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Headline writing as done in the comics

There are plenty of places to learn about headline writing. You could get 10 terrific tips from the Poynter Institute’s Matt Thompson, an NPR product manager and veteran newspaper editor. The BBC’s “Teacher Resources” feature suggests how bloggers can broaden…

Journos hit chord as ‘Irish Newsboys’

They might not all be Irish, newsies, even boys at all—but when the Irish Newsboys band hits its stride at local watering holes, patrons can count on a rip-roaring Saturday night of rowdy folk music peppered with a bit of San Francisco-style rock.…

A newspaper poem for the decades

When spring arrives, sports writers wax eloquent as the ballet that is baseball begins anew. There is prose and there is poetry – much poetry. Lawrence Ferlinghetti’s “Baseball Canto” appeals to the longtime San Francisco Giants fan while John Updike…

The Bay Guardian dies, the spirit lives

In October 2014, the San Francisco Bay Guardian shut its doors after 48 years of publishing under founder Bruce B. Brugmann’s adage that “It is a newspaper’s duty to print the news and raise hell,” a 19th century motto from…

History lives on at SF State television archive

Powerful images and historic events come to life in the San Francisco Bay Area Television Archive. The collection includes more than 4,000 hours of film and video depicting programming produced from 1939 to 2005. See news, documentaries and programs from…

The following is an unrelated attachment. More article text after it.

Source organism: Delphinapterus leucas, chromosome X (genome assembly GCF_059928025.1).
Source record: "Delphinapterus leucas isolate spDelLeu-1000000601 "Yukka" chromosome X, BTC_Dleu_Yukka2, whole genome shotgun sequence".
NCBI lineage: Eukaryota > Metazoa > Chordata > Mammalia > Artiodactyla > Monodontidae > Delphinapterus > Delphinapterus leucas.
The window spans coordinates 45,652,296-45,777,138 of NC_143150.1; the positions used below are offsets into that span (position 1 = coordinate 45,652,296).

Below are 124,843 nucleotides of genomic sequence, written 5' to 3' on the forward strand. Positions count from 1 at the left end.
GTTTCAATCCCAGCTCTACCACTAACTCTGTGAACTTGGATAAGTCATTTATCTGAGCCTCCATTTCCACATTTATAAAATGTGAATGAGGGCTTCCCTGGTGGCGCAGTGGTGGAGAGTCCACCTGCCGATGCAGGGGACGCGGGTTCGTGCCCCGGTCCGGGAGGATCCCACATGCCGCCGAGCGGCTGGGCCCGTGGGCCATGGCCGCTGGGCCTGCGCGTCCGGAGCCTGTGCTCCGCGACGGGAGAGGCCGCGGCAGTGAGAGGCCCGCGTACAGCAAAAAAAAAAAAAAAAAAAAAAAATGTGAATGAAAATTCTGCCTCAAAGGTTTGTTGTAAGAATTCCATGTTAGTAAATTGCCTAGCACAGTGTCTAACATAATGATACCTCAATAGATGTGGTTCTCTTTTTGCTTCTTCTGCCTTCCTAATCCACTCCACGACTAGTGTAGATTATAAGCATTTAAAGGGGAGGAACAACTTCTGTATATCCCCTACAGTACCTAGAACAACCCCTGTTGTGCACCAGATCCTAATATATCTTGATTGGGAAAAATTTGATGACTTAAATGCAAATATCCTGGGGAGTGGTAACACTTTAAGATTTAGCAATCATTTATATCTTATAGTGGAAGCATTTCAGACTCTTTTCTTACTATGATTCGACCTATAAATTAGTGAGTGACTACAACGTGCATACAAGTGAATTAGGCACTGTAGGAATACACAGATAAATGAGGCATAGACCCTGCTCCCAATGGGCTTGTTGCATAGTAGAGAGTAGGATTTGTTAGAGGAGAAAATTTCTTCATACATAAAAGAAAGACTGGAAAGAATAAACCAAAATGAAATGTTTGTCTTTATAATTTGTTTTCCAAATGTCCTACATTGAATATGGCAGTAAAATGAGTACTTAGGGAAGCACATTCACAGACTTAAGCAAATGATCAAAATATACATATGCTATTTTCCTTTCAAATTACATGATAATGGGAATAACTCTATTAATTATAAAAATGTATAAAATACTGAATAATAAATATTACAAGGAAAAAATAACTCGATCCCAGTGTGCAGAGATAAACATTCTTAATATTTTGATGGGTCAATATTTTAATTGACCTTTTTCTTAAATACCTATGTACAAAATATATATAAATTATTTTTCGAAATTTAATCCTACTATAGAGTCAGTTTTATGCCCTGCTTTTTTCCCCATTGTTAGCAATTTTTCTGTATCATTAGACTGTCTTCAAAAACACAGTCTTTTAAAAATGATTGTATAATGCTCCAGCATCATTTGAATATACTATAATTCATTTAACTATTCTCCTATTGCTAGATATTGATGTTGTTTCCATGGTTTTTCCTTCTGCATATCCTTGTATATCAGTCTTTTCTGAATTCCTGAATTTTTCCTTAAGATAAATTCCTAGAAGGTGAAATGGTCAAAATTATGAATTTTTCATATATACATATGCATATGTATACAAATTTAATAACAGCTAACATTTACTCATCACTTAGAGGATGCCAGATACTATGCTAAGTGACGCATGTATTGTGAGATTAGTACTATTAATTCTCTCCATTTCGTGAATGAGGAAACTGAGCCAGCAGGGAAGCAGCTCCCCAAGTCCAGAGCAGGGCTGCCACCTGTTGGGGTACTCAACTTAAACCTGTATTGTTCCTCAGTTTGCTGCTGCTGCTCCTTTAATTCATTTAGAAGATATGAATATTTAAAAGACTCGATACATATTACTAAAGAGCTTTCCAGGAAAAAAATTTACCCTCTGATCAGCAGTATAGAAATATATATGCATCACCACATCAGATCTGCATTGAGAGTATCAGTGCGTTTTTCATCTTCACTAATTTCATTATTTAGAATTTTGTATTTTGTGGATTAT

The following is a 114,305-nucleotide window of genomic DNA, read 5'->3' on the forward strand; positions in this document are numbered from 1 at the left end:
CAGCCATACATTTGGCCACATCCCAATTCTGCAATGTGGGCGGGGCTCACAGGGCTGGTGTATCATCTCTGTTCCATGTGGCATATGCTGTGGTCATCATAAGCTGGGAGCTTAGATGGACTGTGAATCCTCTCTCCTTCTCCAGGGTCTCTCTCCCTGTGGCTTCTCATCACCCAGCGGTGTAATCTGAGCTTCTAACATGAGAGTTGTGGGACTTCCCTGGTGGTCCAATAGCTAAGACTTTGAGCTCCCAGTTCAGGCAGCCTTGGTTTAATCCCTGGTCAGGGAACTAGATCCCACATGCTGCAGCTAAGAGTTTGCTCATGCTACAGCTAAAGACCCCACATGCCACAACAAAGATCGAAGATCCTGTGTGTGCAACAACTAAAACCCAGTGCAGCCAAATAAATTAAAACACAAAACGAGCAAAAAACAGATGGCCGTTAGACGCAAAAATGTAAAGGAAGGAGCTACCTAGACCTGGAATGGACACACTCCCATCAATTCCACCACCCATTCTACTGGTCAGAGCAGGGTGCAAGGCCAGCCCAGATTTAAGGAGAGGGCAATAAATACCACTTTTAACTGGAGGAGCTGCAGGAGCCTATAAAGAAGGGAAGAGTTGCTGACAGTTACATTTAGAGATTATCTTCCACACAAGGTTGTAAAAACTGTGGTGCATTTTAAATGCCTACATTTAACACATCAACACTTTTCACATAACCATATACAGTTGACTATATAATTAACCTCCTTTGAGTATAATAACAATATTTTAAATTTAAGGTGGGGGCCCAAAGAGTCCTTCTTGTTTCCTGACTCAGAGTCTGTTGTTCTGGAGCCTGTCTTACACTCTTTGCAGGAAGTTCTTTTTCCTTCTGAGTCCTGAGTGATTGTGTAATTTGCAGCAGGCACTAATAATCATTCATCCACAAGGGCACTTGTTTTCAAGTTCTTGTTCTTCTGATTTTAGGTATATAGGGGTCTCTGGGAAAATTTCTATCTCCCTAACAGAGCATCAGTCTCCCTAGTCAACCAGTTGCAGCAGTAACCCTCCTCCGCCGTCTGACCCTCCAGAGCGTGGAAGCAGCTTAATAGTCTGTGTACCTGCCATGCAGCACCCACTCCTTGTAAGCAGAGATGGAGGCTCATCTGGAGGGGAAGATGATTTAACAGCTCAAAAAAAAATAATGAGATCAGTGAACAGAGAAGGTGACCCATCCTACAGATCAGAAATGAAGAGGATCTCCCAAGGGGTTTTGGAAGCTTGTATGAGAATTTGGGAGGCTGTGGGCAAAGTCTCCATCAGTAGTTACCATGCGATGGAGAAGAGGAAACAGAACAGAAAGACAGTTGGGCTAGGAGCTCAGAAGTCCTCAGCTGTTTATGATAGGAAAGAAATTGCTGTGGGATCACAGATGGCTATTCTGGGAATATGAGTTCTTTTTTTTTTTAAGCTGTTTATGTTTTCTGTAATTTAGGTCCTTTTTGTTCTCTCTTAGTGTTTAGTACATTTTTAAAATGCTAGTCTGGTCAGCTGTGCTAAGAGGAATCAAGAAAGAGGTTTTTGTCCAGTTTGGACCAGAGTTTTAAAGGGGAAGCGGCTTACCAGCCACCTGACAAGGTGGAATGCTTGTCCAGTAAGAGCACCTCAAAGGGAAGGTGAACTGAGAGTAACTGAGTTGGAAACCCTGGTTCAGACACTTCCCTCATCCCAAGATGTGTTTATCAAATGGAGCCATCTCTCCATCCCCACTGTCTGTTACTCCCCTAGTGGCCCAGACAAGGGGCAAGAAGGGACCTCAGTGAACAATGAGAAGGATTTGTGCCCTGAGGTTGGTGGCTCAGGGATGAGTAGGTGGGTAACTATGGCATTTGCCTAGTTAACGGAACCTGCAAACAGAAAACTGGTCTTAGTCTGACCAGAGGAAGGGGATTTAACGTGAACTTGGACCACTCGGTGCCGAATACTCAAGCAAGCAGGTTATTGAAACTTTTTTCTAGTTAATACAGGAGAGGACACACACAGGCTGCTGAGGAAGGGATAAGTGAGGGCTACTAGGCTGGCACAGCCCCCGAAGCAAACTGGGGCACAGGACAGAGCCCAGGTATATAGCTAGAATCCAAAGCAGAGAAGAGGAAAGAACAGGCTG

California’s First Newspaper

The first newspaper in California launched in Monterey on Aug. 15, 1846, with a blockbuster story: news of the declaration of war with Mexico. The paper, named The Californian, was founded by pioneering publishers Dr. Walter Colton and Robert Baylor…

Remembering Jonestown, Moscone and Milk

In November 1978 two of the biggest news stories in San Francisco’s history occurred in rapid succession: Jonestown and the assassinations of George Moscone and Harvey Milk. This is a first person report. By James A. Finefrock I awoke before…

The Central City Extra Brings Tenderloin to Life

In a part of San Francisco known for drug-dealing, homelessness and poverty, a local newspaper manages to find good news, accomplished people and signs of hope. The Central City Extra doesn’t ignore problems, but it’s not blinded by them, either.…

Unhurried recognition for a world-shaking story

In May, 1945, and for several months thereafter, Edward Kennedy was the most famous reporter in the world for breaking the exclusive story of Germany’s World War II surrender. For successfully challenging a politically inspired embargo and reporting one of…